There are basically two-ways to get the files off of the drone and into a usable format. You can utilize the SD Card (Secure Digital Memory Card) or you can utilize a cloud sync infrastructure that must be able to store locally in offline scenarios. The field adjuster most certainly needs an iPad/tablet to be able to efficiently take still photos during flight, furthermore the adjuster also needs the capability to rapidly document notes, building material specifications and scope of work details. To utilize an iPad for the drone portion of an inspection and then resume the remainder of the inspection with a digital camera and graph paper is downright comical to me personally but I have seen carriers that are planning to do just that.
The real opportunity that drones bring to the industry is the realization that the overwhelming majority of inspections by adjusters and contractors are still conducted using clipboards and digital cameras. There is no time like the present for the industry to acknowledge its reliance on analog capture tools and outdated technology (#2 pencils and SD Cards). Smart organizations have begun to think about real-time cloud sync infrastructure and the quality control that comes with being able to execute business rules at the point-of-inspection.
What’s interesting is that drones are likely to be the accelerant that forces the industry to rapidly shift from digital cameras and paper-based scope notes to tablets and digital inspection reports.
Important questions for 2016:
Might it be time to show up to a loss with a professional capture tool like an iPad or Surface?
Is there anything that’s more timely than drones? For example, ensuring that every claimant receives a digital inspection report that not only demonstrates policy commitment, transparency and representative competence but also unlocks real-time collaboration with all parties involved.
I think Ernst and Young nailed it in their 2016 US Property-Casualty Insurance Outlook.
“Insurance firms need to build a roadmap for strategic transformation aligned to new customer imperatives. Refining legacy products and approaches is not enough — what is required is a fresh outside-in approach that starts with the customer and carries through to digital trends and market shifts, both inside and outside the insurance industry.”
Drones are worth exploring, IOT devices like smart sump pumps are worth exploring, any new technology is worth exploring. Just because a technology is worth exploring doesn’t mean it’s going to help retain customers, nor does any specialty piece of technology stand to make a meaningful difference without it adhering to a broader technology objective (try to find a policyholder that stayed with their carrier because the adjuster used Google Glass).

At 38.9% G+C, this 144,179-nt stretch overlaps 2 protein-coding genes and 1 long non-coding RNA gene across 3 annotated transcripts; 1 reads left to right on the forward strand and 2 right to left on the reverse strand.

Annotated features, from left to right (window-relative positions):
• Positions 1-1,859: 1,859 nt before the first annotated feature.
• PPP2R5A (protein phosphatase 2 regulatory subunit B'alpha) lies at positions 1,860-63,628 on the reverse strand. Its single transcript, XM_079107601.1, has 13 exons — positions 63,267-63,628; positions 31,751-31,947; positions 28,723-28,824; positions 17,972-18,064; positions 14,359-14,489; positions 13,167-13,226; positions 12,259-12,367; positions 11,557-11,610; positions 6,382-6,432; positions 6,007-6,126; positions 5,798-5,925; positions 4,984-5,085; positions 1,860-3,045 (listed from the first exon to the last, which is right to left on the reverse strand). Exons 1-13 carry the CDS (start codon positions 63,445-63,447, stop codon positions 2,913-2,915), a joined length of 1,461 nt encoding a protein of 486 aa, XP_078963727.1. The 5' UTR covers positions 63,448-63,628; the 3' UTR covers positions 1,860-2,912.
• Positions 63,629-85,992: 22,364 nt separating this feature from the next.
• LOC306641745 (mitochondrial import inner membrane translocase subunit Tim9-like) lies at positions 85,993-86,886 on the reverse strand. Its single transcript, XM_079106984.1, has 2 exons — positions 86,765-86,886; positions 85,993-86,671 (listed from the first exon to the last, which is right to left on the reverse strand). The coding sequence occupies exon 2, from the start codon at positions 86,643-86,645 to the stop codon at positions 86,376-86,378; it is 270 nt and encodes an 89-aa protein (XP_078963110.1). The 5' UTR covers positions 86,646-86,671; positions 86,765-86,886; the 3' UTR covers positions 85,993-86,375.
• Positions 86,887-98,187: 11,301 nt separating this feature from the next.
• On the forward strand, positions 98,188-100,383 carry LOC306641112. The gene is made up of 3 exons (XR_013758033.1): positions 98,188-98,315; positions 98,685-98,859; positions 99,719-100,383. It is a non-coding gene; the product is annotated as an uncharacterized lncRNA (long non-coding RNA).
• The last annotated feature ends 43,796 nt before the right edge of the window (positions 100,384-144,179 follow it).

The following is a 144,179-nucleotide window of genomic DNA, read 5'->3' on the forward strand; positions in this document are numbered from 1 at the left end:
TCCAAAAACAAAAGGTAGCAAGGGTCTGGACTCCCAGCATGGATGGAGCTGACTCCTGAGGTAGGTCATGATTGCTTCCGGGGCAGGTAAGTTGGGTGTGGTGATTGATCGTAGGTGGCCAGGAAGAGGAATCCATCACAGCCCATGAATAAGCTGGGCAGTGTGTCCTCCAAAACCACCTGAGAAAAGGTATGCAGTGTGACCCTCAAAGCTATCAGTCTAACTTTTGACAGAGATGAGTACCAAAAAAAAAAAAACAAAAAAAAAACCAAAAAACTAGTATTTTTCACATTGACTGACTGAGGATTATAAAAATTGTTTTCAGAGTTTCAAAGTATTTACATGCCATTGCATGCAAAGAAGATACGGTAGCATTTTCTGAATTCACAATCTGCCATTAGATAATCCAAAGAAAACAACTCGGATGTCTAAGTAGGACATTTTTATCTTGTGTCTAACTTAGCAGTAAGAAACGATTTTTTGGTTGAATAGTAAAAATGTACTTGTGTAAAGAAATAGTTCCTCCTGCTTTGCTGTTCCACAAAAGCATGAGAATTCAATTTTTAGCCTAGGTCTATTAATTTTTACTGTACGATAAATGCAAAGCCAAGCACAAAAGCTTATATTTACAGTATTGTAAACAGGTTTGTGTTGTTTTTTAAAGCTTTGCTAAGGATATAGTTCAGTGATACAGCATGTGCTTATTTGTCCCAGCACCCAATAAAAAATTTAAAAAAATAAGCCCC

Today’s customers are demanding and expect the best customer service. A quality claims experience requires that the individuals who are conducting the inspection be able to gather and share information that not only justifies what’s in their settlement but also provides transparency and demonstrates professional competence.
Drones are cool, drones are neat, drones aren’t what policyholders care about after their home is damaged. Policyholders are looking for a positive and professional interaction with their insurance company and its representatives. Policyholders are also looking for a fair shake and some form of value coming from filing a claim against the policy contract. Even a denial scenario presents an opportunity to show value to a policyholder. Let’s continue the innovation efforts without losing sight of the real needs of those who pay the bills. If you’re going to “buzz the tower” at least share the drone video and photos with the homeowner. Not putting the policyholder first is perhaps the biggest risk.
With Spex, businesses can demonstrate that they are serious about customer service, professionalism and quality inspection documentation. Follow Spex on LinkedIn and Twitter and to learn more, visit https://spexreport.com
Co-Founder of Spex